Promoting independence children in the early years need plenty of parental help, the early childhood experts agree that kids are typically able to do more than many of us think.
Here's how you can encourage them:
Expect more from your kids.
Most people have a way of living up (or down) to expectations—young children included.
"At school we expect the kids to manage their own snack, to throw away their trash, to put away their jackets—and they do," says, a teacher at the 92nd Street Y Nursery School, in New York City. "But then they'll walk out of the classroom and the thumb goes in the mouth and they climb into strollers."
Raise the bar and your child will probably stretch to meet it.
Resist doing for her/him what she/he can do her/himself. While it may be quicker and easier to do it yourself, it won't help to make your child more self-sufficient.
Quick hint: Appeal to her sense of pride, suggests Donna Jones, a early childhood teacher at Southern Oregon University's Schneider Children's Center in Ashland, Oregon. "Whenever I'm trying to get kids to put their jackets on, sit on chairs during meals and complete a task, I'll ask them: 'Do you want me to help you or can you do it yourself?' Those words are like magic," promises Jones. "The kids always want to do it for themselves."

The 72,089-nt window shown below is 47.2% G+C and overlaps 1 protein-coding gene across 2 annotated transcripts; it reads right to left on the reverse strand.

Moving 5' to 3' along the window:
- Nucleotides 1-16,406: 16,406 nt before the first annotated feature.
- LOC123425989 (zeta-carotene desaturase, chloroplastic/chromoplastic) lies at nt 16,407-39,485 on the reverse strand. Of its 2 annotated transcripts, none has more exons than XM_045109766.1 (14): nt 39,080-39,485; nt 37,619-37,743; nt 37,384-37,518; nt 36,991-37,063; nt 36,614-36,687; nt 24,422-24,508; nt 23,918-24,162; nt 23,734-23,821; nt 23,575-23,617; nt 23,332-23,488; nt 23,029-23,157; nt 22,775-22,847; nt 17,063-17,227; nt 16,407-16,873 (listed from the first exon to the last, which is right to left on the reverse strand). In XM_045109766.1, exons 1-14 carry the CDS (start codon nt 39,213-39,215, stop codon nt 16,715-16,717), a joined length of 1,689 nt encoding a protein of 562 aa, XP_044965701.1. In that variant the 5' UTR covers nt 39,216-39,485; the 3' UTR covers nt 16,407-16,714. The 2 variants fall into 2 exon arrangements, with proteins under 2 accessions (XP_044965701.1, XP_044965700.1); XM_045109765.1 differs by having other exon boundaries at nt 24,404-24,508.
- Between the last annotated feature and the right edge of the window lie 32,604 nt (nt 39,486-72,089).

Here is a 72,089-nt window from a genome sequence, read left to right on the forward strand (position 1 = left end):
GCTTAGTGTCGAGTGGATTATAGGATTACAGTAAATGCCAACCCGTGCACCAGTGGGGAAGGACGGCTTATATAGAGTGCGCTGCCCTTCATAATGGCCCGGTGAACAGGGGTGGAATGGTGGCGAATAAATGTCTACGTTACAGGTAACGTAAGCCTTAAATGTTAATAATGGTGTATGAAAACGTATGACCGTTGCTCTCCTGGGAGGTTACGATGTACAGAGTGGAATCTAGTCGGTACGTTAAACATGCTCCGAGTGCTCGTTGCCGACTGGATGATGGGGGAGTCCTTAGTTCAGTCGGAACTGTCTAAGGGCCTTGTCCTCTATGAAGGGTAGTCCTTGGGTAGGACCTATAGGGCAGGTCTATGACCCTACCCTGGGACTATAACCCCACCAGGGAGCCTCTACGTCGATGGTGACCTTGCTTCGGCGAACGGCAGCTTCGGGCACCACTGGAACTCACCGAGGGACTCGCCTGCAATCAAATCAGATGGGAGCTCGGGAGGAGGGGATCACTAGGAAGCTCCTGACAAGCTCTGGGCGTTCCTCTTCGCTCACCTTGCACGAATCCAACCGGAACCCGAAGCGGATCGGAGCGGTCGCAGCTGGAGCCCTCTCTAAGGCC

Don't redo what they've done.
If your child cleans up their toys, resist the urge to straighten them or organize them in a different way. If she dresses herself in stripes and polka dots, compliment her "eclectic" style.
Unless absolutely necessary, don't fix what your child accomplishes, says Kathy Buss, director of the Weekday Nursery School, in Morrisville, Pennsylvania. She will notice and it may discourage her.
Let your child solve simple problems.
If you see your child trying to assemble a toy or get a book from a shelf that she can reach if she stands on her stepstool, pause before racing over to help. "Provided that they are safe, those moments when you don't rush in, when you give children a moment to solve things for themselves, those are the character-building moments," says Zebooker. "It's natural to want to make everything perfect, but if we do, we cheat kids of the chance to experience success."
Assign a simple chore.
Putting your 3, 4 or 5 year-old in charge of a regular, simple task will build their confidence and sense of competency, says Buss. A child who is entrusted to water the plants or empty the clothes dryer is likely to believe they can also get dressed themselves or pour their own cereal.
Just be sure the chore you assign is manageable and that it's real work, not busywork, since even young children know the difference. The goal is to make your child feel like a capable, contributing member of the family.
Information retrieved from Parents.com.